Friday, July 28, 2006
Well I have. Such was the case this time too. I did resist the urge this time, as usually. One reason being the height, I would've had to really truly shout, the language barrier, the girls were most likely hungarian and then the simple fact that I was on Margit Hid, a bridge with heavy traffic, even louder shouting required.
But I did take a picture though. This bird's eye view is actually very cool. There aren't too many changes to take pictures just about straight down from a reasonable height. I'll have to find more opportunities to shoot more pictures like this one.
Wednesday, July 26, 2006
The topic was "luotaantyöntävä" in finnish which translates to forbidding, repellent, repulsive or unapproachable in english. Most of the people had an approach of something disgusting like mold on cream cheese, bugs and such.
I on the other hand took the topic a little more freely. For me the picture came more as "luotaan työntävä" which translates to repellent according to FinnPlace dictionary. The slight difference in finnish words of "luotaantyöntävä" and "luotaan työntävä" is that the former is more of something disgusting and latter is more of something that pushes something else away. Former being more of metaphorical and latter concrete way of pushing something away.
Besides the tree in my picture reminds me a little of Dr. Zoidberg. It can't be that repulsive!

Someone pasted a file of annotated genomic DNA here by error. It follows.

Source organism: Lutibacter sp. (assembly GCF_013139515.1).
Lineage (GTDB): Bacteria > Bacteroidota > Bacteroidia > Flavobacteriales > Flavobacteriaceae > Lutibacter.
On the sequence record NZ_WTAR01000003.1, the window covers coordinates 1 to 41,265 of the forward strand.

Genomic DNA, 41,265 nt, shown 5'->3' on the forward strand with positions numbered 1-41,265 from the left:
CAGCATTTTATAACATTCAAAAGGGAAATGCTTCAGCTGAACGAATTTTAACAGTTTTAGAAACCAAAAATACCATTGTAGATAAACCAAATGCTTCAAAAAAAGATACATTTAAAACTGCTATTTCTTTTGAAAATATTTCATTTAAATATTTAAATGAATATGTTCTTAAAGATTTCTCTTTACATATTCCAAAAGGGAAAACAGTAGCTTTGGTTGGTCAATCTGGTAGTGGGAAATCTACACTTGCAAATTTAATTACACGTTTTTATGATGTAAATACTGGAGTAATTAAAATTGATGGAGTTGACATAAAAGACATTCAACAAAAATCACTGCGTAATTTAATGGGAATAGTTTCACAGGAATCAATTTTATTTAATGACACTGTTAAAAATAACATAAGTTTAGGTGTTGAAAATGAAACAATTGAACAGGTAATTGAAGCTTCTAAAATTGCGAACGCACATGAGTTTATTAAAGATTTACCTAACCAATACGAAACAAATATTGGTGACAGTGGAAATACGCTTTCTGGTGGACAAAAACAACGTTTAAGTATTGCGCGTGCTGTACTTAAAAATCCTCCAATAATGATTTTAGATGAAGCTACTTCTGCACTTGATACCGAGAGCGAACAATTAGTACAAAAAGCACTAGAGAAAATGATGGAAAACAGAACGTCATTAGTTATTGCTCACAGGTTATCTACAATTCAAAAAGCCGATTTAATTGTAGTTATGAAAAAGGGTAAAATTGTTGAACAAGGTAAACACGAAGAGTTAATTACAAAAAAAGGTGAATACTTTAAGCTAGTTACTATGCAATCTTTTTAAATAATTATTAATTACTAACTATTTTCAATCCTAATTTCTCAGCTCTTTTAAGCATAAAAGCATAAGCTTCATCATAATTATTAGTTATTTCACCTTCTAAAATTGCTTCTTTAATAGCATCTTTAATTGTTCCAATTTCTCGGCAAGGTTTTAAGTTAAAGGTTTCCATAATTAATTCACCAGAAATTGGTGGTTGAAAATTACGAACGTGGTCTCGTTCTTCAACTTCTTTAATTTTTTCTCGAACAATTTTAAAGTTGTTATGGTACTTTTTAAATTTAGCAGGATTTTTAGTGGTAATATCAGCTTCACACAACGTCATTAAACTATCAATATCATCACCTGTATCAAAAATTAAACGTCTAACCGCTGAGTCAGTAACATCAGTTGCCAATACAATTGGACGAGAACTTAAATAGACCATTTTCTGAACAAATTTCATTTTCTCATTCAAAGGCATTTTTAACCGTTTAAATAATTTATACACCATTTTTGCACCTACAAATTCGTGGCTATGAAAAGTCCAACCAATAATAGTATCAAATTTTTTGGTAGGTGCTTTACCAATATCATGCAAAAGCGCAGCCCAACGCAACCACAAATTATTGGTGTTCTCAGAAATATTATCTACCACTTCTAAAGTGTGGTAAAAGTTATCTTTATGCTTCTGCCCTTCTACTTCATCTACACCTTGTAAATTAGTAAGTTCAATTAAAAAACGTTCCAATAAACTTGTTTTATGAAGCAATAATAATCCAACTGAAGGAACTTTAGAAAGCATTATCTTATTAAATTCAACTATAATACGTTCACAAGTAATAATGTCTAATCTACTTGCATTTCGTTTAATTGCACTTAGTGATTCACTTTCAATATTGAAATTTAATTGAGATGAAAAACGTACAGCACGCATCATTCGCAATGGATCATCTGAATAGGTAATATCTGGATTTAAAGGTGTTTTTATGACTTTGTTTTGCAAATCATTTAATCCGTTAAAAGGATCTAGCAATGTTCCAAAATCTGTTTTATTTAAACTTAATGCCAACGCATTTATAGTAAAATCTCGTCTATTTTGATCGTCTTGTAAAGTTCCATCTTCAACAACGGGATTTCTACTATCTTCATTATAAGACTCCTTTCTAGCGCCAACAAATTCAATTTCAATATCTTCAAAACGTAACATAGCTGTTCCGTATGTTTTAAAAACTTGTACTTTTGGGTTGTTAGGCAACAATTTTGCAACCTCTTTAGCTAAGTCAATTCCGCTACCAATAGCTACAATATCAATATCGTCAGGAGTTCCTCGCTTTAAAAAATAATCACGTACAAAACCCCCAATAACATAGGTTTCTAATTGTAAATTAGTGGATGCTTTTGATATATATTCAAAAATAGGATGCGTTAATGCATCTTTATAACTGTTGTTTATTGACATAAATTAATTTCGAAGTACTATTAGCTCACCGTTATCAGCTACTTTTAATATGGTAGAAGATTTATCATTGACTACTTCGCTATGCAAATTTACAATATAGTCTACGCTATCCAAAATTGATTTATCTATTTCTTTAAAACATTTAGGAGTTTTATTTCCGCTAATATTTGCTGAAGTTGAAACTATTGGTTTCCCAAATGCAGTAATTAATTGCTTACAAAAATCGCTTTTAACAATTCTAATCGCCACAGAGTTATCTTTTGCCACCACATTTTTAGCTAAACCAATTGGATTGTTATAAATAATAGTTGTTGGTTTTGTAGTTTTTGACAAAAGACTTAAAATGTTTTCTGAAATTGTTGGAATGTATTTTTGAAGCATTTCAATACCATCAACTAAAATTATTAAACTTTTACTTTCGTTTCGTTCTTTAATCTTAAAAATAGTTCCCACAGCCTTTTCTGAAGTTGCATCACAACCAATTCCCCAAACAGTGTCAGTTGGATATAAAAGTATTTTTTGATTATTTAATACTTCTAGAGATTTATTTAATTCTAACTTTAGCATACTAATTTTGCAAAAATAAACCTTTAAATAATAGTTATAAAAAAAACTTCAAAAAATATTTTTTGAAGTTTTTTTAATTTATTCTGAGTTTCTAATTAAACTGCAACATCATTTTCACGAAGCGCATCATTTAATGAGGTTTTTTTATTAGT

Tuesday, July 25, 2006
Oh, I do like the way sun shines through the clouds. Not quite just random pictures after all.
Edit: The size indeed does affect only the thumbnails. I guess I could've found that one out by reading some help files, readmes or stuff like that. But hey, I am an engineer, if I need to open a manual (or something related) something has already gone wrong...
Monday, July 17, 2006
First of all is the map of the excavation site and what is what in the ruins. Shop streets, public baths, forum, court of law and such. It was actually quite surprising how many baths this small area had. And yet the romans were not the people who brought the bath culture to Hungary, it was the ottoman turks, if I remember correctly that is. Please do rectify me if I am mistaken.
And now to the ruins themselves. This time we went to the excavation site itself to take a closer look of the ruins.
The area itself seems a bit too small for 40000 or so people, but then again the town of Aquincum streched on a far wider area than has been excavated. According to a guidebook of mine there are more ruins of the civilian town a kilometer or two to the south from these ruins. Although I don't know if the town itself was couple of kilometers in diameter I wouldn't think it to be impossible either.